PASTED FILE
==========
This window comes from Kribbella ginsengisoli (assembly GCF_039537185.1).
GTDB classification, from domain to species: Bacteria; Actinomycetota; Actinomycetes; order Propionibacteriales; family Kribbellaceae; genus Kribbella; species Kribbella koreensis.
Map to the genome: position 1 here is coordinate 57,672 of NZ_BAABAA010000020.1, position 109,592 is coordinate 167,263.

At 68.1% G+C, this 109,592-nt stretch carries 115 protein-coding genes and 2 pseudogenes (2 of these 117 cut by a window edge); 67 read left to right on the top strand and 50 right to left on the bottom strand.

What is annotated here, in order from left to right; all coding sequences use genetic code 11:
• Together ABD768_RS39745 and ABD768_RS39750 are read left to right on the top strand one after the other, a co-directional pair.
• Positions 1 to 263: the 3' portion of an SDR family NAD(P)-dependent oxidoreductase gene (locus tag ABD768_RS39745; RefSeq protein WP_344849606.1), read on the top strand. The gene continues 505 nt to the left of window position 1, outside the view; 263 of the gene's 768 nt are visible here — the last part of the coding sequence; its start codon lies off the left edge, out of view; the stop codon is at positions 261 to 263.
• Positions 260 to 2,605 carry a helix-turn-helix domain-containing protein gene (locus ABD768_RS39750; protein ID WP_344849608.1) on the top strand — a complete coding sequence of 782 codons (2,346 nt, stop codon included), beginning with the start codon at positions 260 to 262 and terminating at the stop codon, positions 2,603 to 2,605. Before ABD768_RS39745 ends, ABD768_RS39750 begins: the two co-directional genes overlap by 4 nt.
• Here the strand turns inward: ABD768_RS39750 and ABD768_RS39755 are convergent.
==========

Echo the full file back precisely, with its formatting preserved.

This window comes from Kribbella ginsengisoli (assembly GCF_039537185.1).
GTDB classification, from domain to species: Bacteria; Actinomycetota; Actinomycetes; order Propionibacteriales; family Kribbellaceae; genus Kribbella; species Kribbella koreensis.
Map to the genome: position 1 here is coordinate 57,672 of NZ_BAABAA010000020.1, position 109,592 is coordinate 167,263.

At 68.1% G+C, this 109,592-nt stretch carries 115 protein-coding genes and 2 pseudogenes (2 of these 117 cut by a window edge); 67 read left to right on the top strand and 50 right to left on the bottom strand.

What is annotated here, in order from left to right; all coding sequences use genetic code 11:
• Together ABD768_RS39745 and ABD768_RS39750 are read left to right on the top strand one after the other, a co-directional pair.
• Positions 1 to 263: the 3' portion of an SDR family NAD(P)-dependent oxidoreductase gene (locus tag ABD768_RS39745; RefSeq protein WP_344849606.1), read on the top strand. The gene continues 505 nt to the left of window position 1, outside the view; 263 of the gene's 768 nt are visible here — the last part of the coding sequence; its start codon lies off the left edge, out of view; the stop codon is at positions 261 to 263.
• Positions 260 to 2,605 carry a helix-turn-helix domain-containing protein gene (locus ABD768_RS39750; protein ID WP_344849608.1) on the top strand — a complete coding sequence of 782 codons (2,346 nt, stop codon included), beginning with the start codon at positions 260 to 262 and terminating at the stop codon, positions 2,603 to 2,605. Before ABD768_RS39745 ends, ABD768_RS39750 begins: the two co-directional genes overlap by 4 nt.
• Here the strand turns inward: ABD768_RS39750 and ABD768_RS39755 are convergent.